I woke up this morning to discover I am sixty (though still nineteen inside my head - I still don't feel grown up). Not sure how this happened or what to do about it. Tracking back over the decades...
At ten I lived on the Isle of Wight, attended a school I loved and spent my time roaming the countryside, painting, writing poetry, reading, and either on the beach or at the swimming-pool with my best friend Elizabeth. Later that year we moved to deepest Oxfordshire - an unhappy wrench but that's another story.
At twenty I was at London University. I met my husband-to-be at a poetry reading and had ambitions to write (I was doing an English Lit degree and enjoyed student life so much I delayed going out into the real world, two years later by doing an M.Phil in Cultural History at the Warburg Institute). My twenty-first birthday party was wonderful - someone brought along John Mayall and he played for us.
Thirty came as a bit of shock - as it does to all of us. By that time I was teaching in Leeds in a so-called "tough" school, Foxwood but I really loved it. Turning thirty seemed to mean the end of my youth but as both my husband and I had vowed never to grow up if we could help it it wasn't too bad.
Forty was a different matter. Decided it was high time I stopped letting others decide for me - from now on I would live life my way. Became very active politically (in the days when there was a local Labour Party worth joining) and in the National Union of Teachers (became area President and served on several national bodies and even gained the confidence to speak at a national conference). I really felt I was a force to be reckoned with during that decade.
By fifty the workload (meetings every evening in addition to my full-time job which in itself demanded on average 65 hours a week) had taken its toll. I had been diagnosed with ME/Chronic Fatigue Syndrome and had had to retire from teaching on ill-health grounds. Fortunately by that time I had learnt to quilt and that is what kept me sane (the muscles in my hands couldn't last long enough to knit, and concentration levels were such that I couldn't read for long either but I could, with frequent rests, do hand-sewing and could think better in pictures than in words). By the time I was fifty I had already won awards at shows and been featured in magazines and had partially recovered (I still get some bad days); I was planning to set up my own business hand-dyeing fabrics - working for myself I would have long working days but I could take the regular rest periods I needed to keep going. My friends threw an amazing surprise party for me.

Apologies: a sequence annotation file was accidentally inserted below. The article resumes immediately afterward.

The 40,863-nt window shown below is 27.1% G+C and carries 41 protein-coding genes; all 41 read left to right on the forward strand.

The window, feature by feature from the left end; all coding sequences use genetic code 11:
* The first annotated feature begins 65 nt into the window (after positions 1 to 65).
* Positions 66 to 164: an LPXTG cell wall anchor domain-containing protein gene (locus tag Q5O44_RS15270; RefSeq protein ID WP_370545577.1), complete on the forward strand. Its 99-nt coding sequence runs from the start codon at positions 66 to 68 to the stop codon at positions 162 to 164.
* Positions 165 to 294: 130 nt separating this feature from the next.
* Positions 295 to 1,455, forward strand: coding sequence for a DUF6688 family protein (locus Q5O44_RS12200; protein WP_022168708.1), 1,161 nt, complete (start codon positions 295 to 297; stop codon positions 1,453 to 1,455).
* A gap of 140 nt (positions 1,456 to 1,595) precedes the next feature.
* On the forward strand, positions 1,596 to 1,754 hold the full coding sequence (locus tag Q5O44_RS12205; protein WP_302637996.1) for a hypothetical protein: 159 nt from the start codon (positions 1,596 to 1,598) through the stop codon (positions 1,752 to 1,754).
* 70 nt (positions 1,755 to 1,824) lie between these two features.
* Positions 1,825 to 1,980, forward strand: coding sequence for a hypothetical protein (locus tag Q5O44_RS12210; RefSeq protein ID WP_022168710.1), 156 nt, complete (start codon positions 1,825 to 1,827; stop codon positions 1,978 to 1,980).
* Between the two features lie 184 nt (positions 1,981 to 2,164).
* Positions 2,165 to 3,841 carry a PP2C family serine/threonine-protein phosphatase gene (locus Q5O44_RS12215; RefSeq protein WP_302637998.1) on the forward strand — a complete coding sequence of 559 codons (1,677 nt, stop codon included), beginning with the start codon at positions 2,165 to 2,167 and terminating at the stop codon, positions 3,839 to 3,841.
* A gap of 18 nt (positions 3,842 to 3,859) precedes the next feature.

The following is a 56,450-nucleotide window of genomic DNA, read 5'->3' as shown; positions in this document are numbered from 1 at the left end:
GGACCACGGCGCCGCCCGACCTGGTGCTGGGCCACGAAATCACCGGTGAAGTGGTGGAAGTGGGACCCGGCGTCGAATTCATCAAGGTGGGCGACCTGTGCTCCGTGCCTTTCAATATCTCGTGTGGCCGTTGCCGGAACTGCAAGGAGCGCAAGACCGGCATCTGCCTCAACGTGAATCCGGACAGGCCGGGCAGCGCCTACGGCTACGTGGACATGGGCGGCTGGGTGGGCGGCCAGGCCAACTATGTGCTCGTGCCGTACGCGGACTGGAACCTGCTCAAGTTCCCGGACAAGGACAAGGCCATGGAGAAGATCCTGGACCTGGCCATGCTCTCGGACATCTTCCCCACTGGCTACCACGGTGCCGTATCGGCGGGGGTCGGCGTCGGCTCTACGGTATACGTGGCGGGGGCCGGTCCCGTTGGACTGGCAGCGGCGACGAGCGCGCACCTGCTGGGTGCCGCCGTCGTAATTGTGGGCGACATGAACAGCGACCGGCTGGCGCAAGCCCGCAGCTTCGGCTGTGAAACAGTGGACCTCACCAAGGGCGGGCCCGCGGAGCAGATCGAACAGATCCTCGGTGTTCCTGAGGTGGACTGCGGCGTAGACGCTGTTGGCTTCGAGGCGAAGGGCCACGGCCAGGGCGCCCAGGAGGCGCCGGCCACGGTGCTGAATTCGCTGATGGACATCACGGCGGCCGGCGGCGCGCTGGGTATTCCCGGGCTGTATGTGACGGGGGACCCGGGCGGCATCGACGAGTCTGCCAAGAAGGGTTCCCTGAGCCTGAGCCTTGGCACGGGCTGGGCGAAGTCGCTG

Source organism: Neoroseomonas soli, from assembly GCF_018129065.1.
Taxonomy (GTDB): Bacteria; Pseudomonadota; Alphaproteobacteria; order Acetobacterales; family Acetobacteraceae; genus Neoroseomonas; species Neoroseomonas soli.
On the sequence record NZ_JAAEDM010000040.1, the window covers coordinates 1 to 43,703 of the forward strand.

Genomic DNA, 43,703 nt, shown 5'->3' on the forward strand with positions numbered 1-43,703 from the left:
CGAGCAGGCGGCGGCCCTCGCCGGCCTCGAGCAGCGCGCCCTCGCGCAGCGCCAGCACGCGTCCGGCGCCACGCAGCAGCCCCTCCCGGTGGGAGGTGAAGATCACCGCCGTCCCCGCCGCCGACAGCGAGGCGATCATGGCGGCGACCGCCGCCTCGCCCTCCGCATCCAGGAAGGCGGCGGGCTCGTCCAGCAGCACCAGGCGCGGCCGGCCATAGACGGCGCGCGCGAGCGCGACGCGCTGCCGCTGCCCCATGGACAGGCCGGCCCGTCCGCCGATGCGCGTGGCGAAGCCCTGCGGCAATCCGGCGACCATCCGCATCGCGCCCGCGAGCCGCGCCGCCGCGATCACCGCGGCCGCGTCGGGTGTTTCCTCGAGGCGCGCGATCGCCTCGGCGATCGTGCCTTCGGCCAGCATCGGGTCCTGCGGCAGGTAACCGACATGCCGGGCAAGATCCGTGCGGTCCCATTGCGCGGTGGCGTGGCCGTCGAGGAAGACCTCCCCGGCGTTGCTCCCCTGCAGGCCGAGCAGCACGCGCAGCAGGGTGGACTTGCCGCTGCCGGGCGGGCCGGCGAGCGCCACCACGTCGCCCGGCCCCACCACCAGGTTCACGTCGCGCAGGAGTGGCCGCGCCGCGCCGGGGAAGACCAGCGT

The last decade has had its ups and downs. The business prospered for a while but really only kept going through will-power and being subsidised by my teacher's pension and lump sum: it can be difficult to make money through craft, and at that time I wasn't exactly a genius with money (my brother had all the money brains in the family having run his own highly successful business for years). My husband died suddenly two days after my birthday in 2000 and though I kept going for a while things started crumbling around me. I also was diagnosed with cancer two years later - fortunately treatable with surgery and radiotherapy and I'm pretty sure I'm clear now. So most of this decade has been about reconstruction. Paying off business debts, taking a job to do so (I have a part-time job at a local supermarket where the people are great and keep my feet firmly on the ground and where I can walk out the door at the end of the day without having to take work home with me). I've also done an amazing amount of work on the house (though it still needs a lot of redecoration and the garden still needs work) and - most importantly - got my head together.
My focus now is to turn myself from a reasonable contemporary quilter into a quilt artist. I'm not sure if I'll get there but the journey will be fun.